In the light of the Modi government’s bold move to render notes of denominations of Rs 500 and Rs 1,000 illegal tender starting today, many Indians are feeling a distinct cash crunch. As a result, there have been some interesting questions being asked online. How are we going to pay for our long auto rides and Cash On Delivery purchases now? Do they really expect us to carry around only hundreds? How will I sit comfortably on my insanely thick wallet? #BlackMoneyMatters
We decided to look to the past for answers and some of the factoids about our currency notes are extremely interesting.
What you are looking at is the first bank note of Independent India. These were first released in 1949, along with the Rs 10 note, and later in the different denominations in 1950.
Notes of all denominations issued by the Reserve Bank of India after independence have the Ashoka Pillar and the seal of the RBI. Also, on one side of all notes, below the Ashoka Pillar, we have inscribed Satyameva Jayate – a reminder of where our values lie.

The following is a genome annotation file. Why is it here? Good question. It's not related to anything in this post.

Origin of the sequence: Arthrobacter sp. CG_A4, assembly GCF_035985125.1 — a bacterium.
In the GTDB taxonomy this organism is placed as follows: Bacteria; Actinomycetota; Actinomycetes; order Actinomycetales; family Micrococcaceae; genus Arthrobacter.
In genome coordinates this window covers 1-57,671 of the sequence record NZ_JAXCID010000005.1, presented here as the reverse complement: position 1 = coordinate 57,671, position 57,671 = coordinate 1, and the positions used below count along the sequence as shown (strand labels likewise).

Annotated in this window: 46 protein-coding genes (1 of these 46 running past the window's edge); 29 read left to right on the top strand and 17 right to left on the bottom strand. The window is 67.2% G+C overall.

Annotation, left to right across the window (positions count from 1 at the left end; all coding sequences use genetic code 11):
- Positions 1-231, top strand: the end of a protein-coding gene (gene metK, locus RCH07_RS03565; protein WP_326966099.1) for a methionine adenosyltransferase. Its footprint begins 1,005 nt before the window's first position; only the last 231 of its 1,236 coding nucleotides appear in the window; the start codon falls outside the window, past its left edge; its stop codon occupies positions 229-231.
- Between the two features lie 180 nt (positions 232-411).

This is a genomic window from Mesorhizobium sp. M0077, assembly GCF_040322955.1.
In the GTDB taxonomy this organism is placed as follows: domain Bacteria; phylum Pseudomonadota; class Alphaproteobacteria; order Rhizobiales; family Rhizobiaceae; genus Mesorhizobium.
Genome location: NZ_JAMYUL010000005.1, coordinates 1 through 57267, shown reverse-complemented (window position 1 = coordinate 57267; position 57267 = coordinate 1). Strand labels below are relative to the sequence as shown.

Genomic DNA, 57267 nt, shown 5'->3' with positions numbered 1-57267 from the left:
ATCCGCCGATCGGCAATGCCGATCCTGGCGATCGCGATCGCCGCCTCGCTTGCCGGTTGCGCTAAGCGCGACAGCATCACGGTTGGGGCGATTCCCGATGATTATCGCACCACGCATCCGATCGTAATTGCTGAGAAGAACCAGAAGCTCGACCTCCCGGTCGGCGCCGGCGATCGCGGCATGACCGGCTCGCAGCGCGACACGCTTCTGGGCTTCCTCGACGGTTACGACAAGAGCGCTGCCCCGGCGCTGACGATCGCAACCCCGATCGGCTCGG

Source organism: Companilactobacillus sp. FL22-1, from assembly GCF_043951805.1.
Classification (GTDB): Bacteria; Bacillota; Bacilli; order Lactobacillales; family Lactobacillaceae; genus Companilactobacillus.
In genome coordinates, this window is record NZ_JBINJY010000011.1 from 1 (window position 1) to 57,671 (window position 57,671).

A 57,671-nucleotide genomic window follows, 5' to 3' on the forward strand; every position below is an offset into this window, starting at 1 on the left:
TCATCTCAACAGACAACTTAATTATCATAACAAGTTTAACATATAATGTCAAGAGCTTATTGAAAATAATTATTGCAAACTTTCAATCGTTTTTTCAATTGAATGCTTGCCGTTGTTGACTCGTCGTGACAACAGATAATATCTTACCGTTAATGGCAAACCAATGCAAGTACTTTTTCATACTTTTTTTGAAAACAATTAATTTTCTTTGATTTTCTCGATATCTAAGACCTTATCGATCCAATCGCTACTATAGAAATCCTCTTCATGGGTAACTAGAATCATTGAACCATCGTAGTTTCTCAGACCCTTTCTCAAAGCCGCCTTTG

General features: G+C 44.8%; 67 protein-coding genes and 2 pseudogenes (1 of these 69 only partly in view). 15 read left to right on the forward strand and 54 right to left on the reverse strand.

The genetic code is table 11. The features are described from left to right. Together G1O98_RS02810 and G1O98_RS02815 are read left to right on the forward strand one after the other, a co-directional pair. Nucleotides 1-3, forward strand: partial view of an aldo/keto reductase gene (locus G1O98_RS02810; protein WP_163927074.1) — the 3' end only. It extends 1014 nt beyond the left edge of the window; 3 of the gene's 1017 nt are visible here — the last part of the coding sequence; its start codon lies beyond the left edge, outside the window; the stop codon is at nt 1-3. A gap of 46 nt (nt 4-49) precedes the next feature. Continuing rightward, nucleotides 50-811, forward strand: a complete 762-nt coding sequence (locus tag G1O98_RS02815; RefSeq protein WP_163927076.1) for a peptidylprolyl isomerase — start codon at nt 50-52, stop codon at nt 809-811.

Turns out that demonetization of notes isn’t something new. Denominations of Rs 500, Rs 1,000, Rs 5,000 and Rs 10,000 were demonetized in 1946 – just prior to Independence. These denominations were re-introduced from 1954 only to be demonetized again in 1978. From 1978 to 1987, our highest denomination was the humble Rs 100 note. And you know what? We did just fine.
Notes of Rs 500 were re-introduced on 23 October, 1987 with a portrait of Mahatma Gandhi. If only Gandhiji knew that his image would be widely used in corrupt dealings from here on, he might not have been as non-violent as he was. This joined the rest of the Mahatma Gandhi series of bank notes, which include the denominations of Rs 10, Rs 20, Rs 50 and Rs 100.
It took 22 years for the Rs 1,ooo note to make a comeback, but it finally did in 2000. Such a large denomination signalled India’s growing power on the world economic stage.
And now, in 2016, things have changed again. These are the new Rs 500 and Rs 2,000 notes. These, too, will be a part of the Mahatma Gandhi series of bank notes, but they mark a distinct switch to a currency that’s more in keeping with the times.
If you haven’t already noticed, the new Rs 500 note features a modern aesthetic. But that isn’t all – flip the new Rs 2,000 note around and you’ll find the Swachh Bharat logo and a motif of Mangalyaan, depicting India’s first venture into interplanetary space. If that isn’t cool, we don’t know what is.
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Images Courtesy: Indian Banknote